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Title: A comparison of the socio-psycho-educational and personality characteristics of learning disabled and dyslexic children with normal controls
Author: Xystrou, Maria N.
ISNI:       0000 0001 3574 0154
Awarding Body: Brunel University
Current Institution: Brunel University
Date of Award: 2004
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Abstract:
Introduction: LD-dyslexic children experience more social isolation, social exclusion, loneliness less access to social goods -i. e. in education, employment, welfare, etc. (Bryan & Bryan, 1990). Students with learning disorders view themselves as more lonely and report lower levels of the sense of coherence than the average achieving pupils. (Wiener, 1998). Their reading and other learning problems are likely to continue into adulthood, with destructive effects on their feelings of self worth, personal relationships and job opportunities. Last but not least, learning disabilities have been associated with juvenile delinquency. A variety of theories concerning this purported causal relationship have been proposed. Although the assumption that learning disability plays a primary role in a delinquent outcome, remains open to question. Aim: This study examined whether: 1) There is a significant correlation between the socio-psycho-educational- environmental problems and learning disabilities. 2) They can be differentiated from their normal controls on the basis of their psycho-socio-educational profile. Material: The parents of normal controls participating in the study were individually given a questionnaire to complete about their children's reactions and social behaviour. The dyslexic children's parents had already filled in an extended questionnaire that was especially developed by Professor G. Pavlidis for students with Learning Difficulties and Dyslexia. Subiects: Two hundred and twenty seven (227 - 122 boys and 104 girls) children and their parents, took part in this research. The children attended grades 3 through 6. The sample consisted of a hundred and thirty six (136) normal controls -57 boys and 78 girls, and ninety one (91) dyslexics and learning disabled children -65 boys and 26 girls-drawn from the Dyslexia and I. Q. Center, where they were diagnosed by Prof. Pavlidis. The controls were indentified according to their parents answers who had filled in the Pavlidis Questionnaire that was mentioned above. (LD children had similar characteristics as the dyslexics, however they did not fulfil all the criteria to be classified as dyslexics. For instance, for a child to be diagnosed as dyslexic it is necessary to fall significantly behind in reading. Our LD child had similar problems with dyslexic and ADHD in their written expression etc but their reading was not as bad). The subjects' selection as well as their testing took place according to standard ethics and after the necessary permissions were received and the appropriate informed consents were filled out. Results: The LD-dyslexic children's psycho-socio-educational characteristics were found to be significantly different worse than those of the normal controls of the same age. In fact, the two groups different so much that on the basis of their psycho-socio-educational profile the Discriminant Analysis (DA) successfully classified the two groups with accuracy of 94,6%. The LD-dyslexic group was correctly identified with 97,6% while the normal controls were classified with 93,7% accuracy. Conclusions: The very high discrimination accuracy between the two groups raises the possibility to use the Pavlidis Questionnaire as a quick, easy to administer, inexpensive and highly accurate screening tool for children with suspected LD-dyslexia. This potential will be of particular importance to countries like Greece, where only few and very limited possibilities exist within the educational system for the diagnosis of the LD-dyslexic children. However, one has to be cautions to the strong possibility not to be able to discriminate between specific LD-dyslexics and children with general learning retardation, whichQ may have very different etiology, e.g. due to low IQ.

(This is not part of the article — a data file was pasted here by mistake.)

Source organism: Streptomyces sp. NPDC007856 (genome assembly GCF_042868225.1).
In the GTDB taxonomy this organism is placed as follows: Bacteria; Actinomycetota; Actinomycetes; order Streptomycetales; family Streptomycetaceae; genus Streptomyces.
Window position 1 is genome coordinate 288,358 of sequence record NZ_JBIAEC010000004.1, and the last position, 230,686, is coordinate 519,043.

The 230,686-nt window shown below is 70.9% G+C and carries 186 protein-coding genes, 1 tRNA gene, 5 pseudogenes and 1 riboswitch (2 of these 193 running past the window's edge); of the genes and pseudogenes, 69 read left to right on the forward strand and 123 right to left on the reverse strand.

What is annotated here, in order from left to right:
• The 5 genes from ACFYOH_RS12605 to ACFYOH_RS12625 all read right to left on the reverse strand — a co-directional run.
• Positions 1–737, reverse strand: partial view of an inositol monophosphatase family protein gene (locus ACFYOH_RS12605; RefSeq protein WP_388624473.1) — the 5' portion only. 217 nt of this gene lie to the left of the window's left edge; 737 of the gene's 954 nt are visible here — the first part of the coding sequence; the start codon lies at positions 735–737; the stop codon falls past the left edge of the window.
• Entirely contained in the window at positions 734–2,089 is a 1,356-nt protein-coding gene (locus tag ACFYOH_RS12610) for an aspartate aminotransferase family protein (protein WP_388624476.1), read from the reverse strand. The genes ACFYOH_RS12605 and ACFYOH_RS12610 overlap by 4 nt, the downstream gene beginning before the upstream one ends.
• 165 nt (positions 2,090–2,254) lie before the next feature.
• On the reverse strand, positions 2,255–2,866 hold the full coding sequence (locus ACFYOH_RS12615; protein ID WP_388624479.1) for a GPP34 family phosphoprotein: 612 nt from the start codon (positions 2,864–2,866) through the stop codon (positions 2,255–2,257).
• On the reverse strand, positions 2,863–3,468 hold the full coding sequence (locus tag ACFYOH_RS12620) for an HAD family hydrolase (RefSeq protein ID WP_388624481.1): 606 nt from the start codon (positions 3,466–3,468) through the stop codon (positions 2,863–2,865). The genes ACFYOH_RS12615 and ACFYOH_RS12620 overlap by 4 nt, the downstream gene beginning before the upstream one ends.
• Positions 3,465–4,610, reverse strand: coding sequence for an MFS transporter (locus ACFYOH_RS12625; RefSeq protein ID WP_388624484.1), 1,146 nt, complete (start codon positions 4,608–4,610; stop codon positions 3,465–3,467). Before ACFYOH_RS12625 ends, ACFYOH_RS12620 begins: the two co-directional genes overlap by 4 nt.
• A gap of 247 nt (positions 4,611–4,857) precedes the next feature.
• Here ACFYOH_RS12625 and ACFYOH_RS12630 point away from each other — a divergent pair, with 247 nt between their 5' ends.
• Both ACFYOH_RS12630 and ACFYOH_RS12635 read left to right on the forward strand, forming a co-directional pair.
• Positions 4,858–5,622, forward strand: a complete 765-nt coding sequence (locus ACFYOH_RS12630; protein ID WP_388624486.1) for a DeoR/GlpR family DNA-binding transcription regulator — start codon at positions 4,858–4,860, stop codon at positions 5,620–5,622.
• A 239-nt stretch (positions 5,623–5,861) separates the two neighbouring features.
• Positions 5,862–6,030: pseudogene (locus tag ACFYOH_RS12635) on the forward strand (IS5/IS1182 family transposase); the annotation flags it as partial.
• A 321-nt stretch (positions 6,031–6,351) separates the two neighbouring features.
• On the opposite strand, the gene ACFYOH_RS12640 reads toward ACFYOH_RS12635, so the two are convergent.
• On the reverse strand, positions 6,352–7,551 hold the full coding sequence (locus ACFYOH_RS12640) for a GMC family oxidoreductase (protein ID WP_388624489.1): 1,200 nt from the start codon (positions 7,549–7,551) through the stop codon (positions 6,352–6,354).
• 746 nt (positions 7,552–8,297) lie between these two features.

Supervisor: Pavlidis, G. T. ; Evans, R. Sponsor: Not available
Qualification Name: Thesis (Ph.D.) Qualification Level: Doctoral
EThOS ID: uk.bl.ethos.488678  DOI: Not available
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